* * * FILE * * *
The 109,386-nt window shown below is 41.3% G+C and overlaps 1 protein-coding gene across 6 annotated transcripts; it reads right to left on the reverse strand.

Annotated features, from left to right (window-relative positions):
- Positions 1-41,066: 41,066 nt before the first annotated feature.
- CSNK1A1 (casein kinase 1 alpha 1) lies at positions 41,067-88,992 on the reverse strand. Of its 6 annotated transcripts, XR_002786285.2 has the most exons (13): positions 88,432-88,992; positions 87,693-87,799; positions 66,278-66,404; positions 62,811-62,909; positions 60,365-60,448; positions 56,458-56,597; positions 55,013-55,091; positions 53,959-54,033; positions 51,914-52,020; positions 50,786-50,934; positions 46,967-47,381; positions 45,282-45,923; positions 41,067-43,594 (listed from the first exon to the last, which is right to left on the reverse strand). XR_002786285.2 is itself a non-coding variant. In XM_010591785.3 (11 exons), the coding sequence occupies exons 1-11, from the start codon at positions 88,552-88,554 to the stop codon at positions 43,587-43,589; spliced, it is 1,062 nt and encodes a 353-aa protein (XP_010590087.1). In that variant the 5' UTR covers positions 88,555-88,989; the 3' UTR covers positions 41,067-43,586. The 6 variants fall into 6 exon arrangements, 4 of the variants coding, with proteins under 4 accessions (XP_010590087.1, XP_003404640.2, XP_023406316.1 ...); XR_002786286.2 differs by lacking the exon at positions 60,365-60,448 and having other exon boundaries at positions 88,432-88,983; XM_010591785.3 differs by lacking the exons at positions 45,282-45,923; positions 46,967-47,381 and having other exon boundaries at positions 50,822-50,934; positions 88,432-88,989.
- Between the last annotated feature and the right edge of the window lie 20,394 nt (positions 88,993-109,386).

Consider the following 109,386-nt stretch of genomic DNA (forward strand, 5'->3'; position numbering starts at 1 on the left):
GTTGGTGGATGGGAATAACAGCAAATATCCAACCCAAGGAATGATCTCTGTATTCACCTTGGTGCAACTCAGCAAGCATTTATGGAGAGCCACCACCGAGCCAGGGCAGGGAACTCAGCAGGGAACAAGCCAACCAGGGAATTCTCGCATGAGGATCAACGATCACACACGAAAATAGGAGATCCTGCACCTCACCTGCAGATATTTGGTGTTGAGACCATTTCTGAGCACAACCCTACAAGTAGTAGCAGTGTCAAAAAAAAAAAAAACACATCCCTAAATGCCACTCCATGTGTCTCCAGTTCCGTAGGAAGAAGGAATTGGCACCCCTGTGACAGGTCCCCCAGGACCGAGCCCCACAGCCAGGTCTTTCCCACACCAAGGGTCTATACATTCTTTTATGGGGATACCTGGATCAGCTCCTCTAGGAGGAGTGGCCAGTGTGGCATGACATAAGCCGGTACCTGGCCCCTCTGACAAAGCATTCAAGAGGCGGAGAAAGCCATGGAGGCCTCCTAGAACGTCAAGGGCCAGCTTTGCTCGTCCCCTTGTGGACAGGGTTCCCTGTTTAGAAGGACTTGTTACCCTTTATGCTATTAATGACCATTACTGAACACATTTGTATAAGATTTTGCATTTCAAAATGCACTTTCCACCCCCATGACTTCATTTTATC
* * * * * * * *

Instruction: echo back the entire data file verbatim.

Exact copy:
The 109,386-nt window shown below is 41.3% G+C and overlaps 1 protein-coding gene across 6 annotated transcripts; it reads right to left on the reverse strand.

Annotated features, from left to right (window-relative positions):
- Positions 1-41,066: 41,066 nt before the first annotated feature.
- CSNK1A1 (casein kinase 1 alpha 1) lies at positions 41,067-88,992 on the reverse strand. Of its 6 annotated transcripts, XR_002786285.2 has the most exons (13): positions 88,432-88,992; positions 87,693-87,799; positions 66,278-66,404; positions 62,811-62,909; positions 60,365-60,448; positions 56,458-56,597; positions 55,013-55,091; positions 53,959-54,033; positions 51,914-52,020; positions 50,786-50,934; positions 46,967-47,381; positions 45,282-45,923; positions 41,067-43,594 (listed from the first exon to the last, which is right to left on the reverse strand). XR_002786285.2 is itself a non-coding variant. In XM_010591785.3 (11 exons), the coding sequence occupies exons 1-11, from the start codon at positions 88,552-88,554 to the stop codon at positions 43,587-43,589; spliced, it is 1,062 nt and encodes a 353-aa protein (XP_010590087.1). In that variant the 5' UTR covers positions 88,555-88,989; the 3' UTR covers positions 41,067-43,586. The 6 variants fall into 6 exon arrangements, 4 of the variants coding, with proteins under 4 accessions (XP_010590087.1, XP_003404640.2, XP_023406316.1 ...); XR_002786286.2 differs by lacking the exon at positions 60,365-60,448 and having other exon boundaries at positions 88,432-88,983; XM_010591785.3 differs by lacking the exons at positions 45,282-45,923; positions 46,967-47,381 and having other exon boundaries at positions 50,822-50,934; positions 88,432-88,989.
- Between the last annotated feature and the right edge of the window lie 20,394 nt (positions 88,993-109,386).

Consider the following 109,386-nt stretch of genomic DNA (forward strand, 5'->3'; position numbering starts at 1 on the left):
GTTGGTGGATGGGAATAACAGCAAATATCCAACCCAAGGAATGATCTCTGTATTCACCTTGGTGCAACTCAGCAAGCATTTATGGAGAGCCACCACCGAGCCAGGGCAGGGAACTCAGCAGGGAACAAGCCAACCAGGGAATTCTCGCATGAGGATCAACGATCACACACGAAAATAGGAGATCCTGCACCTCACCTGCAGATATTTGGTGTTGAGACCATTTCTGAGCACAACCCTACAAGTAGTAGCAGTGTCAAAAAAAAAAAAAACACATCCCTAAATGCCACTCCATGTGTCTCCAGTTCCGTAGGAAGAAGGAATTGGCACCCCTGTGACAGGTCCCCCAGGACCGAGCCCCACAGCCAGGTCTTTCCCACACCAAGGGTCTATACATTCTTTTATGGGGATACCTGGATCAGCTCCTCTAGGAGGAGTGGCCAGTGTGGCATGACATAAGCCGGTACCTGGCCCCTCTGACAAAGCATTCAAGAGGCGGAGAAAGCCATGGAGGCCTCCTAGAACGTCAAGGGCCAGCTTTGCTCGTCCCCTTGTGGACAGGGTTCCCTGTTTAGAAGGACTTGTTACCCTTTATGCTATTAATGACCATTACTGAACACATTTGTATAAGATTTTGCATTTCAAAATGCACTTTCCACCCCCATGACTTCATTTTATC